Painted into a Corner

When I first co-wrote Milestone Surveillance Lite and XXV we had a performance problem. My PC was a Celeron 300, and the Axis 200+ was unable to stream more than a couple of frames per second. Analog Matrix systems would run full framerate (25 or 30 fps), show 9 or even 16 cameras at any given time, and have virtually zero lag for joystick control.

As the hardware became more powerful we were able to add more cameras. Few people ran XXV (named after its ability to show 25 cameras) at full capacity, but 25 was more than 16 and more is better. People had the theoretical option to run 25 cameras which was a good selling point. People understood the argument instantly.

Since the jump in cameras on the screen was such a good story, we went on and said why not place 64 cameras on the screen at once. Again, few people ever ran 64, but they had the option. Again 64 is better than 25, and it is such a simple principle to explain.. more = better.

Now we can do hundreds of cameras on the screen at once. No-one can make sense of what is going on, but more is better..

Right?

What would happen if we released a software that went back to 16 cameras? Would anyone buy such a system? Since we’ve kept preaching that more is better, then 16 must surely be vastly inferior to a 200 camera layout.

That’s a difficult sales-pitch!

We’ve painted ourselves into a corner. Leading the clients to believe that “more is better”. More features, more cameras, more frames per second and so on.

Which would be true if we had infinite resources.

When a company decides to spend time on A, then they are NOT spending time on B. Adding one more camera driver, might mean that the IP auto-detection function did not get done, spending a lot of time on optimizing the decoding pipeline means NOT spending time on simplifying the UI and so on.

I think people like the idea that they CAN go to 100 cameras, just like the speedometer suggests that I can go to 160 mph if i so desire.

Truth is, we never do, and we really can’t – even if we tried.

The iPhone showed the world that people will trade more for less, if things are done right. The world was awash with phones that had myriads of  features. Microsoft laughed at Apple – a phone with no bluetooth, no exchange server support, no cut-and-paste! Microsoft had long followed the strategy that five shitty features had to be better than one good one, and now a newcomer was going to do things totally differently. No chance they would succeed.

Perhaps video surveillance is different.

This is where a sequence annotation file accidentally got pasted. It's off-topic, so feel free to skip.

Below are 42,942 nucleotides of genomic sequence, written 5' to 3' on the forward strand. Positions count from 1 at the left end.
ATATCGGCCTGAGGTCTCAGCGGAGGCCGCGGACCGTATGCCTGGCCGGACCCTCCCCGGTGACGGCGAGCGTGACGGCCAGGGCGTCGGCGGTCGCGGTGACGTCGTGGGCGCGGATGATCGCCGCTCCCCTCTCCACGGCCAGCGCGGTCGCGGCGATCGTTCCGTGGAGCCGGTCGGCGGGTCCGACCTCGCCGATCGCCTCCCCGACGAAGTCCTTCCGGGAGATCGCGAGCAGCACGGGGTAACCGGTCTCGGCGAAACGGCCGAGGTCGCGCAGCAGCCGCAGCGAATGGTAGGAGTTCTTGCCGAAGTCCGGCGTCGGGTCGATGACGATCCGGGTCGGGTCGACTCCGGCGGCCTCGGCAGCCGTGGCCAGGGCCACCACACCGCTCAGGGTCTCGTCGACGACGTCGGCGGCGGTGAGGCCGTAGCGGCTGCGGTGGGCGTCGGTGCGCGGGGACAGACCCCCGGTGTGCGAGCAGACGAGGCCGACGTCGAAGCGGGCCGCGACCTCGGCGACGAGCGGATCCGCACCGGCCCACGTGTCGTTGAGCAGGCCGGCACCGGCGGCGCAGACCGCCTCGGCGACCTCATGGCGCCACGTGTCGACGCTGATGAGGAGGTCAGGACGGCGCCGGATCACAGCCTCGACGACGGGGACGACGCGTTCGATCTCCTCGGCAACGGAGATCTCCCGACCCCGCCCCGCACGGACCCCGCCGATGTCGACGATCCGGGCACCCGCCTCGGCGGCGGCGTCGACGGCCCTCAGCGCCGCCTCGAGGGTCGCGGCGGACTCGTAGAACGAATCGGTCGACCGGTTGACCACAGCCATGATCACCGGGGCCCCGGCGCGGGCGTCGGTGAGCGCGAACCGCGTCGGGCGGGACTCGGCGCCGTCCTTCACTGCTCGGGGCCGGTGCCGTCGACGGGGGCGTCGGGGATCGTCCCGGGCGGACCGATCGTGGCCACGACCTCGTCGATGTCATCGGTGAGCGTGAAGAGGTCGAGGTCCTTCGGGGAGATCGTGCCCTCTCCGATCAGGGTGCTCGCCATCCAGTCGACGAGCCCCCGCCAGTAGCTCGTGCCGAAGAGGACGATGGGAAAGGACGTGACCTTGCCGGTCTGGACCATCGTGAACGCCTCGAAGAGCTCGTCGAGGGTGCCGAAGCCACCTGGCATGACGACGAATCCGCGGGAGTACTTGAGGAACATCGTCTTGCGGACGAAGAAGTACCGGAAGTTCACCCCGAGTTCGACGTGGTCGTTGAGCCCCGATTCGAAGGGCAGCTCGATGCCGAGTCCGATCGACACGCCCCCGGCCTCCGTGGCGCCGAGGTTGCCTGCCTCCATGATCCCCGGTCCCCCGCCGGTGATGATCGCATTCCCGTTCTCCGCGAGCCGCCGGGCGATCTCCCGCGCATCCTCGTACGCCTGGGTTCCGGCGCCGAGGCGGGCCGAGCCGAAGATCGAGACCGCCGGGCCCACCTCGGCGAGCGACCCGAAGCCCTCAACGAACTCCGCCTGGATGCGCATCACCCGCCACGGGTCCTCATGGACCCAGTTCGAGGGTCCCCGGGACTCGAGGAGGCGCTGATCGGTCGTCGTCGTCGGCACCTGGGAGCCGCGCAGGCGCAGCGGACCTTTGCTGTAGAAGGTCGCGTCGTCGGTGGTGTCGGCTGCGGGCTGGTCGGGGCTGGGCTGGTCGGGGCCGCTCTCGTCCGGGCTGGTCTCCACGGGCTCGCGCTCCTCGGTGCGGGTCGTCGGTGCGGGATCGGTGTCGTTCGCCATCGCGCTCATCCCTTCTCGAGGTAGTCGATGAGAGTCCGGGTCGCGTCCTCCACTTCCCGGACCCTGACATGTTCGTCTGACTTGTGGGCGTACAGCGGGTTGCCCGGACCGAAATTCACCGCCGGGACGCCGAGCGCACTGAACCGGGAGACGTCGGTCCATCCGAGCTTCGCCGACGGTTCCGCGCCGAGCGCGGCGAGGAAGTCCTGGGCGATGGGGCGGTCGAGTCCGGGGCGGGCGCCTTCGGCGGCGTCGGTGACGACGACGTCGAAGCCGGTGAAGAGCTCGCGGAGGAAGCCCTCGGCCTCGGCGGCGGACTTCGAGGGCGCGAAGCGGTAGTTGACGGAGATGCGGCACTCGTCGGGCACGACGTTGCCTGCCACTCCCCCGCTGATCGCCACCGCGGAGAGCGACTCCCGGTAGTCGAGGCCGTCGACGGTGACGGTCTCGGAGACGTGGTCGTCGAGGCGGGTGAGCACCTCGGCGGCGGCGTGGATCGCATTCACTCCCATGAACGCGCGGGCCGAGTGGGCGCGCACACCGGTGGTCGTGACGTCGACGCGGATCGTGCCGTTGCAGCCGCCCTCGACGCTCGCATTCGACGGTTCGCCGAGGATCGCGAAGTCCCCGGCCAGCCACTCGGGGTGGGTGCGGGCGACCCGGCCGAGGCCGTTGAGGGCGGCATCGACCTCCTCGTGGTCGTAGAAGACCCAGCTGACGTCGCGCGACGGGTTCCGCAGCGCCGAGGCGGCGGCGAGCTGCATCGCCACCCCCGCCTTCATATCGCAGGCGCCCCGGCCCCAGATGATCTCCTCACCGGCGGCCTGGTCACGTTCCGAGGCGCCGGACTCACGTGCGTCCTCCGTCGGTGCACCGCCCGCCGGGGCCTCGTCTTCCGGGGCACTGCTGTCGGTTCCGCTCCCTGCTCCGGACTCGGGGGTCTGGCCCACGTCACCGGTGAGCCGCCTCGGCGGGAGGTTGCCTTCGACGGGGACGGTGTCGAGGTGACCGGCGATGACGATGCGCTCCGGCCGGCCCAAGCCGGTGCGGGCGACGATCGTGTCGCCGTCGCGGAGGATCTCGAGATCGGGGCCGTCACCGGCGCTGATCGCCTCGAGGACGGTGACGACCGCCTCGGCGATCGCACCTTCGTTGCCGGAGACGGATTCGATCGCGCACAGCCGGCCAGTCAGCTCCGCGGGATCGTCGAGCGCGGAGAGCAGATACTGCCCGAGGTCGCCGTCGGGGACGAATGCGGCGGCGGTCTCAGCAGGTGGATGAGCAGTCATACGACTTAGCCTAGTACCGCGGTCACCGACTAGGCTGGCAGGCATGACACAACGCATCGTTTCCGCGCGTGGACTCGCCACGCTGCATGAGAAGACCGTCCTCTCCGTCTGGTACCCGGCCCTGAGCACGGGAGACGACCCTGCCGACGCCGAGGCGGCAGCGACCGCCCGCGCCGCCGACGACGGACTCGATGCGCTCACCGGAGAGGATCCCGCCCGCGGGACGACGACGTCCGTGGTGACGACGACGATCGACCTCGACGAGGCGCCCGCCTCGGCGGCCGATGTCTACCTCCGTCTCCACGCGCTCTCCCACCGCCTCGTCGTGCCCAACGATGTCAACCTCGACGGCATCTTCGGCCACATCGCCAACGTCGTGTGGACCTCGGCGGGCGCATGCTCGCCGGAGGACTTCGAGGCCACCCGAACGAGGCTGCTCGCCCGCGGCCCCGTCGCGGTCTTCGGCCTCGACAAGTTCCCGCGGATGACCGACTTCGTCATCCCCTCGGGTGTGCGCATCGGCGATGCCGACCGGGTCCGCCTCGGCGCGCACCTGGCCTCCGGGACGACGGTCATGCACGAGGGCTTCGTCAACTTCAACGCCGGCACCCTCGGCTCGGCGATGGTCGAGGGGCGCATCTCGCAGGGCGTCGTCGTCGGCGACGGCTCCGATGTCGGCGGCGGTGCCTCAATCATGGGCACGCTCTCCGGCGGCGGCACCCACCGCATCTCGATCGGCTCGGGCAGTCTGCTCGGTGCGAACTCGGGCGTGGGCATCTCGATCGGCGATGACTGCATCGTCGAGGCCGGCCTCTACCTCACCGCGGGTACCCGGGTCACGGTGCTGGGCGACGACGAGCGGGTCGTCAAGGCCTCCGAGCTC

Why do people REALLY need a 64 camera view? Help me out here!

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Pretending to be Objective

One of the things I was taught before I started gambling in the stock market was to never “fall in love with a company”. The flip-side is probably just as bad; Short selling AIG because of hatred is not a rational thing to do.

If you are going to pretend to be a journalist, you have 2 options. Pretend to be objective or acknowledge that you are totally biased and confess to it. Consider Paul Krugman vs. Glenn Beck; Krugman does not pretend to be objective at all, and when you read him you KNOW that you are going to get a doze of Democrat and/or neo-Keynsian propaganda. That is Paul Krugmans vantage point. There are no hidden agendas, but plenty obvious ones. Beck on the other hand pretends to be objective. Opinions can’t be objective – ever. Even opinions based on facts are subjective. Some opinions are not based on facts at all, and we have a tendency to attribute more value to facts that support our opinion, while dismissing facts that do not (it’s called confirmation bias).

Stating a number of verifiable facts that support your opinion, does not make it objective. Lots of people think it does. They forget all the other factual information that do not support the stated opinion. Some facts are not brought to the table at all, others are intentionally forgotten, dismissed or disregarded as mere fantasy.

If you, as a blogger, pretend to be objective, and you might even believe that your opinions truly are objective (after all, they are based on facts), you’ll find that your audience becomes self-radicalized. Since what you are presenting is facts, it’s extremely hard to argue. Host of show : “ARE you denying the fact that….”, guest : “No, but we also found that..”, host : “those facts are not important, MY facts are!” (or alternatively, the host might just dispute the facts as being lies or fiction). As time passes, your only audience will be people who agree with you, and as “everyone agrees” it only reaffirms your opinion as being objective. Lou Dobb’s and Bill O’Reilly likes to run quote panels from “regular folks” who praise their wisdom as a sort of ego-booster.

So, opinions based solely on facts, are not objective. Nor are opinions based on fiction. That does not mean that I take opinions based on fiction as seriously as opinions based on facts. I am also painfully aware that I have to trust someone, which adds a secondary layer to the opinion shaping. As we have confirmation bias, we will trust whoever presents information that supports our own ideas. If I believe the earth is flat, I will consider a scientist who says it is round a fool. Why should I listen to a fool at all?